Quick Dose: Should You Wake Someone Up While They Are Sleepwalking?
What Happens in the Brain When You Sleepwalk
Published March 2022
There seems to be a universal myth that you should not wake someone up if they are sleepwalking because they may hurt you or themselves.
The truth is you should wake them up if they are in danger or putting someone else in danger. But, most times, the best option is to lead them back to bed.
It is hard to wake someone up when they are sleepwalking because they are in deep sleep. If you wake someone up aggressively while they are sleepwalking, they may be startled because their body is in fight-or-flight mode. Most of the time, sleepwalking is harmless and does not affect sleep quality. A person who sleepwalks may have no memory or just a vague recollection of sleepwalking the next day.
Sleepwalking Versus Acting Out Dreams
There are four stages of sleep:
Stage 1. Non-rapid eye movement (NREM): You transition between being awake and being asleep.
Stage 2. NREM: Your body temperature drops and your heart rates slows.
Stage 3. NREM: This is your deepest sleep where your muscles relax and your brain activity slows down.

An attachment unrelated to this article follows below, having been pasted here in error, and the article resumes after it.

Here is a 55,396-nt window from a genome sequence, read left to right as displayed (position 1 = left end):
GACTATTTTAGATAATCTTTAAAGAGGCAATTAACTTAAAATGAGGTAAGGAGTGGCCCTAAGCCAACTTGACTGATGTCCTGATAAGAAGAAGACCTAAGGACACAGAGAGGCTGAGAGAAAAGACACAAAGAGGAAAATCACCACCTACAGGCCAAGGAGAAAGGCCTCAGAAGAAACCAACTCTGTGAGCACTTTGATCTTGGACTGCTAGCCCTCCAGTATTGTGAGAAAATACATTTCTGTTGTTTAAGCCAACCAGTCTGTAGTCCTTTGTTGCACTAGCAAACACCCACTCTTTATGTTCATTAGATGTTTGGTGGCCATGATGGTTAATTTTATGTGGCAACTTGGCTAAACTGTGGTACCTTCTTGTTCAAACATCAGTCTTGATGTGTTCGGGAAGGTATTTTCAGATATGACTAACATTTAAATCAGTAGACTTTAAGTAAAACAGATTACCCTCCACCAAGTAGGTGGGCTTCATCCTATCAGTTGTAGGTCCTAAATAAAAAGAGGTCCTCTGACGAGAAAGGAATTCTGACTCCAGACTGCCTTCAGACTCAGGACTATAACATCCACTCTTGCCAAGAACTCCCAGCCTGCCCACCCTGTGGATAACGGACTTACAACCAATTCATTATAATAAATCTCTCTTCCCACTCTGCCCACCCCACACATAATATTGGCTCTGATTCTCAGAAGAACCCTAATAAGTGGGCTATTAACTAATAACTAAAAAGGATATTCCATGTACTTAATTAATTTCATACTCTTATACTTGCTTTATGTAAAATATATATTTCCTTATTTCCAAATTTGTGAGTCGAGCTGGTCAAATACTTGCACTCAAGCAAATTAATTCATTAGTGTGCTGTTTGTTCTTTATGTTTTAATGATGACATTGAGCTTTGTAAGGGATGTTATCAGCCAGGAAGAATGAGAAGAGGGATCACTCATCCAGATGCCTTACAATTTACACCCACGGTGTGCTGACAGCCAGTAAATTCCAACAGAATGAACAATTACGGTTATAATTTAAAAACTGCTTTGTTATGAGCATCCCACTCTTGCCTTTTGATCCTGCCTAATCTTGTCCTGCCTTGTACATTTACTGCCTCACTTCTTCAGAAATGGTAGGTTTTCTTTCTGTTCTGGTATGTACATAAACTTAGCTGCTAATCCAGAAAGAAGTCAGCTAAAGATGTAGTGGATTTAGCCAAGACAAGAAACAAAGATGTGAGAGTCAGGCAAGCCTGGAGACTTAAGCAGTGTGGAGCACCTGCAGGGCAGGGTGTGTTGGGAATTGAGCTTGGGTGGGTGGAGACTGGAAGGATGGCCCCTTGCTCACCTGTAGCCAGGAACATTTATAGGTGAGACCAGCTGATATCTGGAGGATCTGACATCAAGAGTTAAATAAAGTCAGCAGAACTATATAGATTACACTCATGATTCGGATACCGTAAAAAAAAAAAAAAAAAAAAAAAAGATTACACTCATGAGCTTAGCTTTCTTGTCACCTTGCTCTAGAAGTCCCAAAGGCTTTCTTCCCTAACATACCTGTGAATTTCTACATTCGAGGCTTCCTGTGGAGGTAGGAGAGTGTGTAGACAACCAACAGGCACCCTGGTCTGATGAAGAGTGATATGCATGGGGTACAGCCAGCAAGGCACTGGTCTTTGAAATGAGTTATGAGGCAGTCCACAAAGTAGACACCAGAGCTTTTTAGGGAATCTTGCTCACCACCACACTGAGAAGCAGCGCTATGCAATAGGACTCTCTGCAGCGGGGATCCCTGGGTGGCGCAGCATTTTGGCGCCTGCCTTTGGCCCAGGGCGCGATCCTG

Stage 4. Rapid eye movement (REM): Dreams occur and your body becomes immobilized, but your brain activity increases. Your eyes move rapidly.
Sleepwalking happens in stage 3. The front part of your brain, which controls executive functioning and memory, sleeps while the back part of your brain, which controls motor function, is awake. This explains why people who sleepwalk can do things like open doors.
When the opposite happens and the front of your brain is awake while the back part is asleep, it can result in a REM sleep behavior disorder. This may cause you to act out your dreams. REM sleep behavior disorders happen in stage 4 of sleep. When most people are in REM, their bodies are paralyzed. But, this is not the case for people with REM sleep behavior disorders. They may wake themselves up because they are acting out visual, action-packed or intense dreams. People with REM sleep behavior disorders will remember the dream when they wake up. They may find themselves falling, leaping out of bed, or punching or kicking a sleeping partner or themselves.
- Sleep Medicine Physician Hrayr P. Attarian, MD